“Malevolence” is an actual stat, though, and it factors into Galactic Civilizations III‘s Ideological Traits tree, one of the few features that’s entirely new to the game. Your choices during colonization net you points you can put into one of three trees, but one drawback is that the going will be fantastically slow if you’ve chosen one of those sprawly maps with few habitable planets. That’s a bit of a shame, since the resulting bonuses are so useful that you can turn the tables quickly in a bind if you use them correctly. Indeed, the option to points in specific ideologies sometimes pops up in conversations in the campaign, allowing you to get ahead a little faster than you would in the sandbox. A single point in the branch of the Malevolence tree, for instance, is enough to secure a free warship; a couple of points in Pragmatism, on the other hand, will win you a 50 percent boost to approval on your home world.
I found I enjoyed the bonuses best when tackling some of the non-combat approaches to victory, as the bonuses lent some force to what I found to be the comparatively humdrum and passive acts of winning over alliances or spreading influence. As welcome as the addition victory options are, I personally never enjoyed them so much as taking the planets by sheer military force. That’s not the fault of the AI, which seems uncommonly smart and never once fell for ridiculous trade offers and which attacked my fleets with almost frightening tactics. The only drawback I can think of is that I almost won a game entirely by influence merely because the opposing civilizations weren’t spreading enough influence of their own. It’s a very specific complaint, and a rare slip for AI that’s generally decent.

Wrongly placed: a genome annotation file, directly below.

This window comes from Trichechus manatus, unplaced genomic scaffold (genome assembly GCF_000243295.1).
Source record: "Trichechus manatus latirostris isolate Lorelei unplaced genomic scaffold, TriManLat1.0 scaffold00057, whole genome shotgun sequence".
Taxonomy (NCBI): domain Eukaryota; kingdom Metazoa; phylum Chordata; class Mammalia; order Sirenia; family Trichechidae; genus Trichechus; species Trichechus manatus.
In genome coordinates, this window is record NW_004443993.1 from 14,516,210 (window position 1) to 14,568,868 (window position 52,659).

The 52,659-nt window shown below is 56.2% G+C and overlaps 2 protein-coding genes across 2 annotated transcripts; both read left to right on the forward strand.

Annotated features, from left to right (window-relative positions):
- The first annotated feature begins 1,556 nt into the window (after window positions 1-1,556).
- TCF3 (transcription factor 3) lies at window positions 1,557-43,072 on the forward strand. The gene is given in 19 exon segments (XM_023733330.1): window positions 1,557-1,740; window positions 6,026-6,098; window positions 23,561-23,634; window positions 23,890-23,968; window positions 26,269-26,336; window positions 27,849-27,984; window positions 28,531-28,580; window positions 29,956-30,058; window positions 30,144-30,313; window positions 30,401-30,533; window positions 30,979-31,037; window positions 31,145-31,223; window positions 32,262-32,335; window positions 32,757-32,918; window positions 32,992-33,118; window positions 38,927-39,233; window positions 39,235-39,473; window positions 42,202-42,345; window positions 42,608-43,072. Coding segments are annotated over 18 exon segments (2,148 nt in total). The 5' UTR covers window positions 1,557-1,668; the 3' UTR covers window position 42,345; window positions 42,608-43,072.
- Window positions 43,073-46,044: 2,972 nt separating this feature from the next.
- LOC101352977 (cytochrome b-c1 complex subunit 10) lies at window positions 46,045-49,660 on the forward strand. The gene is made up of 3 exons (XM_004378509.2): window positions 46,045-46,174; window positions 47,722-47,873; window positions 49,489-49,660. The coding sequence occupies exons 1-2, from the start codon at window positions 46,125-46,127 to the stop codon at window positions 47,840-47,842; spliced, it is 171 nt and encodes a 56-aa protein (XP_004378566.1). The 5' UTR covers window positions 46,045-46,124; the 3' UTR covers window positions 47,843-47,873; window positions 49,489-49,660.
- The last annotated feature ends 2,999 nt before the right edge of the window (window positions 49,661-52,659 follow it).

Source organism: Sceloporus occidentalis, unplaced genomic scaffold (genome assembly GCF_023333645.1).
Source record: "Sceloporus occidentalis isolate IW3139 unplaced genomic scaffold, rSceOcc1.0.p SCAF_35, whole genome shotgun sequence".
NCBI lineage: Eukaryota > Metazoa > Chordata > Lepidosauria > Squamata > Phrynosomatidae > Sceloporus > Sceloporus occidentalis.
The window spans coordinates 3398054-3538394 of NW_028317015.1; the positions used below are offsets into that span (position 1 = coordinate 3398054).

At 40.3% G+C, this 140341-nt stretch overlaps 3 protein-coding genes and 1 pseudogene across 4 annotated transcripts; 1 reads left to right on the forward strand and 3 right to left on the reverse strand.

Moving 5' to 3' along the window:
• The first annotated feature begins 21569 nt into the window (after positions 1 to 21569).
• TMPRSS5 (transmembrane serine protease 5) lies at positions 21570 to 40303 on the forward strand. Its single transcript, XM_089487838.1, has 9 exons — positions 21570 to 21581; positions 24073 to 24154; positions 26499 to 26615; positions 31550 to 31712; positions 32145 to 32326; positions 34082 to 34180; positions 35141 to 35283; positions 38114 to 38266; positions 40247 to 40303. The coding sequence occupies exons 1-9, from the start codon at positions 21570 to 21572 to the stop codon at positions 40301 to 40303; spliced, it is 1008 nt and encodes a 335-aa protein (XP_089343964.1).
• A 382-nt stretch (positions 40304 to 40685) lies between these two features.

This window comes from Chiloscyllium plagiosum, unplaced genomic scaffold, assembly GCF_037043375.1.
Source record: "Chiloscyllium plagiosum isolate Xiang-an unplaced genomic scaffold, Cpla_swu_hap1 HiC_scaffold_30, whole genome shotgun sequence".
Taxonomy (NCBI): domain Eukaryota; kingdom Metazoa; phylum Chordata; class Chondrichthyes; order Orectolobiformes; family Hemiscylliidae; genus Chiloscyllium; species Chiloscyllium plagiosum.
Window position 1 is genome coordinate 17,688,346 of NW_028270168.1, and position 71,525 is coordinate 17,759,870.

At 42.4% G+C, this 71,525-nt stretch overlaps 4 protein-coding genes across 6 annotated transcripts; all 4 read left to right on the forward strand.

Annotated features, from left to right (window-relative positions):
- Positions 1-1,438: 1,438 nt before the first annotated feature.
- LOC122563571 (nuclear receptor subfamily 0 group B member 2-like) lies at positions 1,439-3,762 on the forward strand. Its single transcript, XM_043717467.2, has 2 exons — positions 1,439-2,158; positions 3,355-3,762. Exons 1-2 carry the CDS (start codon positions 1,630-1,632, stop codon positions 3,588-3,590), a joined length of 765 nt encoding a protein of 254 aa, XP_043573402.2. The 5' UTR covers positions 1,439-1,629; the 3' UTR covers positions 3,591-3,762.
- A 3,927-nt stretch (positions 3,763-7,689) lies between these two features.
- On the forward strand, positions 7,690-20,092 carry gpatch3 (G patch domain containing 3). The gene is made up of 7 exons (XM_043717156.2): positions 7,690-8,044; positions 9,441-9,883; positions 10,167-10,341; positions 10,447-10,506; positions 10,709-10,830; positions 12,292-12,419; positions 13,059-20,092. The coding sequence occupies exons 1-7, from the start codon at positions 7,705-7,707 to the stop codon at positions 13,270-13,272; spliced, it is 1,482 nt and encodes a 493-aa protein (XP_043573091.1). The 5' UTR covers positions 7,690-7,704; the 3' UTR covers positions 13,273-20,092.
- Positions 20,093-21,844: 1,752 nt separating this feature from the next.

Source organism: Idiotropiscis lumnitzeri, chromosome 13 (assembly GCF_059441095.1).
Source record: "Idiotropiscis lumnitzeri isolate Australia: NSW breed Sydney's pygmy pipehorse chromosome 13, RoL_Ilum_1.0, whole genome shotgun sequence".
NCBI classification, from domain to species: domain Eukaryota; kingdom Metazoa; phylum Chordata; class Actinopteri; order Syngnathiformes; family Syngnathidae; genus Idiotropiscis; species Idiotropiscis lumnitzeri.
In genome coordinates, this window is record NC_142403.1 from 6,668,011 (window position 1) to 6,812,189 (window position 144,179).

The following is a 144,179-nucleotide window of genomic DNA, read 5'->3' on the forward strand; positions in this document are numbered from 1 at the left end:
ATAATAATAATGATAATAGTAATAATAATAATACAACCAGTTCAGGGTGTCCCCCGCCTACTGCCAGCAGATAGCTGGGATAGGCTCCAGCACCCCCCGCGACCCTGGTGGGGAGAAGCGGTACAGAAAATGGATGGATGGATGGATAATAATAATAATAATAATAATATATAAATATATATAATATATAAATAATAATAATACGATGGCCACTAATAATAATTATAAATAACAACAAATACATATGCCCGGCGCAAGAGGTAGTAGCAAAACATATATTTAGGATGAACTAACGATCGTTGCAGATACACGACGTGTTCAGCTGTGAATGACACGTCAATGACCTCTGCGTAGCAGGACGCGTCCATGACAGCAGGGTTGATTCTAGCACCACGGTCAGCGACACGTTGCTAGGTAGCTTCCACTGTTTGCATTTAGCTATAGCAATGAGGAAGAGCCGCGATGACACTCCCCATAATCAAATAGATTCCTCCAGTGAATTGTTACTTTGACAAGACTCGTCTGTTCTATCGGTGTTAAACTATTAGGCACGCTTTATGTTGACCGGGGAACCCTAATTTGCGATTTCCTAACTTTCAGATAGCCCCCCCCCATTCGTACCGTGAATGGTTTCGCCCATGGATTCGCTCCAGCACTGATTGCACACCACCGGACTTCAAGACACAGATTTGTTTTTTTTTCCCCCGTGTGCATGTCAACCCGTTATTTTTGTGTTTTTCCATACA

Aside from the business of conquest, I found myself having an unusual bit of fun in the act of actual world building. Galactic Civilization III gives all players a hefty head start thanks to a generous starting budget, and I found this allowed me to make smart, key decisions when placing structures on the homeworld. The entirety of GalCiv III is hex-based now in contrast to the square grids of the series’ past, and this allows for some new strategic adjacency decisions as you position, say, key workshops next to research labs. World building also benefits from the removal of some needless micromanagement, such as the way shipyards now loom in space in order to skip the step of clicking down to a planet’s surface.
Part of the reason why I enjoyed the conquest avenue of the game springs from the ship designer, which is so robust that you could create just about anything given the time. On the Steam forums, for instance, someone proved that you could create Miranda-class starships from Star Trek with the tool, and my own ships looked somewhat like flying axes. It doesn’t hurt that the associated UI is a model example of intuitive design, and it allowed a feature that briefly intimidated me to quickly become my favorite. It’s a pity, then, that watching the ships in combat isn’t as fun as it could be. You get to see the shields and weapons you’ve equipped in action, sure, but in practice you’re just watching ships revolve around each other against a bland backdrop, pew-pewing until one dies. Even when I had the camera zoomed out to its maximum limit, sometimes ships were stuck off-camera in the top-down mode, forcing me to switch to “cinematic” in order to enjoy the show. No moment during my playthrough made me sadder than when I started letting such battles auto-resolve.
I especially found myself using the auto-resolve in the multiplayer mode for the sake of speed. Multiplayer games haven’t been as popular as I’d expect considering the demand for them in the past, and even today, mere hours after launch, I’ve only managed to get in one game since everyone seems happier playing in the sandbox mode. Naturally, that one match promptly crashed moments after I saw my Drengin leader staring me in the face. C’mon, he’s not that ugly. Crashes and lack of players aside, it’s also unfortunate that customizable races have been removed while Stardock irons out some more bugs associated with them, so for now you’re stuck with the Terrans, the Drengin, and their occasional pals.